“And you imagine yourself happy, in the future, what do you see?”
Maybe a little glamour, a little travel, June thought. She wanted to be the sort of woman who, when someone complimented her fur coat, could say, “Oh, this? I got it in Monte Carlo.” But that was all wild stuff. Fit for a daydream. She had a real answer, too. One she saw in vivid color. One that was almost real enough to touch.
She opened her eyes. “A family,” she said. “Two kids. A boy and a girl. A good husband, who likes to dance with me in the living room and remembers our anniversary. And we never fight. And we have a nice house. Not in the hills or in the city but on the water. Directly on the beach. With two sinks in the bathroom.”
Mick smiled at her.
He wanted a career touring all over the world—but he’d also always imagined having a family waiting for him when he got home. He wanted a wife and kids, the kind of house where there was space to breathe and peacefulness even when it wasn’t quiet. He wasn’t sure if he could ever have that sort of life. He wasn’t sure what it looked like or how one went about making it. But he wanted it. He wanted it just like she did. “Two sinks, huh?” he said.
June nodded. “I always liked the idea. My friend’s parents had two sinks in their home over by Trancas Canyon. They had a ranch behind the marketplace there,” she said. “We used to play dress-up in her parents’ room. I noticed they had two sinks in their master bathroom. And I just thought, I want that when I’m an adult. So my husband and I can brush our teeth at the same time.”
“I love that,” Mick said, nodding. “I’m not from a two-sink world either. Where I’m from, we couldn’t even afford lobster rolls.”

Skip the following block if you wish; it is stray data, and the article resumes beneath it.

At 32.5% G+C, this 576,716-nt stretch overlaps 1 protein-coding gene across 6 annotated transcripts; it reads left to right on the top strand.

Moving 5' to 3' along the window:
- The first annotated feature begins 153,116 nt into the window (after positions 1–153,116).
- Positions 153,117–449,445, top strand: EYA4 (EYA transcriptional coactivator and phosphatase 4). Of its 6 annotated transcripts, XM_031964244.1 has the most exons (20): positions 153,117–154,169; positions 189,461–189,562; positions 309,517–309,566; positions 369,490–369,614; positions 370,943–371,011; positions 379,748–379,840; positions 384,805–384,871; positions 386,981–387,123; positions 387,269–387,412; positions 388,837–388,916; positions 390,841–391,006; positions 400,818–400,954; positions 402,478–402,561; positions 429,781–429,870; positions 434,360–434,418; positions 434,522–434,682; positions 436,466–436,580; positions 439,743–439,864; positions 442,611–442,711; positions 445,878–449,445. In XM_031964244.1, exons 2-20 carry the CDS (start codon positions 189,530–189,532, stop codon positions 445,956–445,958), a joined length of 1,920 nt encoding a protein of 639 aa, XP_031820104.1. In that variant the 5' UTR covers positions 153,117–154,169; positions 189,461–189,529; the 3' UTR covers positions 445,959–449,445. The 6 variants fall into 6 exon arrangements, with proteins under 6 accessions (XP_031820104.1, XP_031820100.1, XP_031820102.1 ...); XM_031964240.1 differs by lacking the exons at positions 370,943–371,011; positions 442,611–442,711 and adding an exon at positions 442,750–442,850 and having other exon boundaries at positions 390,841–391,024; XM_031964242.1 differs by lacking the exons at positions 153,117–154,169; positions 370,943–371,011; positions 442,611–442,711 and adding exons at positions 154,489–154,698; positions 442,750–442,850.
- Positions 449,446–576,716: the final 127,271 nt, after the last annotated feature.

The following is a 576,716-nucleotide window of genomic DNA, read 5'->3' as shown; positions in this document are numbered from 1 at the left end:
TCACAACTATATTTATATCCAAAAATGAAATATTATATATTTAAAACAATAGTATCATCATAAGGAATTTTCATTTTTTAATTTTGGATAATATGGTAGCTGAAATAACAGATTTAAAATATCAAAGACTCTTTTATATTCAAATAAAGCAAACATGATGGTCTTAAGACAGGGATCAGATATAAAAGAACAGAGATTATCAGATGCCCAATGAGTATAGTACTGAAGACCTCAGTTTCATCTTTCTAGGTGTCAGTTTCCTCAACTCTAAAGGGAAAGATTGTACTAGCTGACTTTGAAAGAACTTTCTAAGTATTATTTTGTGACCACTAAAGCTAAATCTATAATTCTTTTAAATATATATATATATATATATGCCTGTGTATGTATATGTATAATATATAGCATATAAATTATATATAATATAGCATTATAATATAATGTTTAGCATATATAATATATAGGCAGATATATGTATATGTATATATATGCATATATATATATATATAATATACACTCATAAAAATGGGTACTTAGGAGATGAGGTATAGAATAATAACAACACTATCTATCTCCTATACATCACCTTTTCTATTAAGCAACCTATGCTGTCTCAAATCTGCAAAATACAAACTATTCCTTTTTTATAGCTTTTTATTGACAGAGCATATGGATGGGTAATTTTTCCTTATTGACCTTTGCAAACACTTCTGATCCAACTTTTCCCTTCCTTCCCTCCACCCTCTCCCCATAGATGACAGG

“Oh, I don’t care about that,” June said. She wasn’t sure if it was true or not, in general. But she felt it when she said it.
“I’m just saying … I don’t come from any money at all. But I don’t think what you’re born into says anything about where you’re headed.”
Mick had grown up in a glorified tenement, sharing a bathroom with other families. But he’d decided a long time ago that there would be no more squalor in his future. He would have everything and it was how he would know he’d outrun it all.
“I’ll be rich one day, don’t worry,” he said. “I’m just advising you that I’m a penny stock.”
June smiled. “My parents’ restaurant is on the verge of bankruptcy every two years,” she said. “I’m in no position to judge.”
“You know if we ever make our way into the two-sinks world, those two-sinks people are gonna call us New Money.”
June laughed. “I don’t know. They might be too busy tripping over themselves for your autograph.”
Mick laughed, too. “Cheers to that,” he said. And June lifted her drink.
For dessert, Mick handed the decision to June. And so she nervously perused the menu, trying to pick the perfect thing, as the waiter looked on. “I’m on the spot!” she said. “Bananas Foster or baked Alaska?”
Mick gestured back to her. “It’s your choice.”
She hesitated a second longer and he leaned over and stage-whispered to her. “But get the bananas Foster.”
June looked up. “The bananas Foster, please,” she said to the waiter.
When it showed up, the two of them tangled their forks over the same plate.
“Watch it, mister,” June said with a smile on her lips. “You’re hogging the whipped cream.”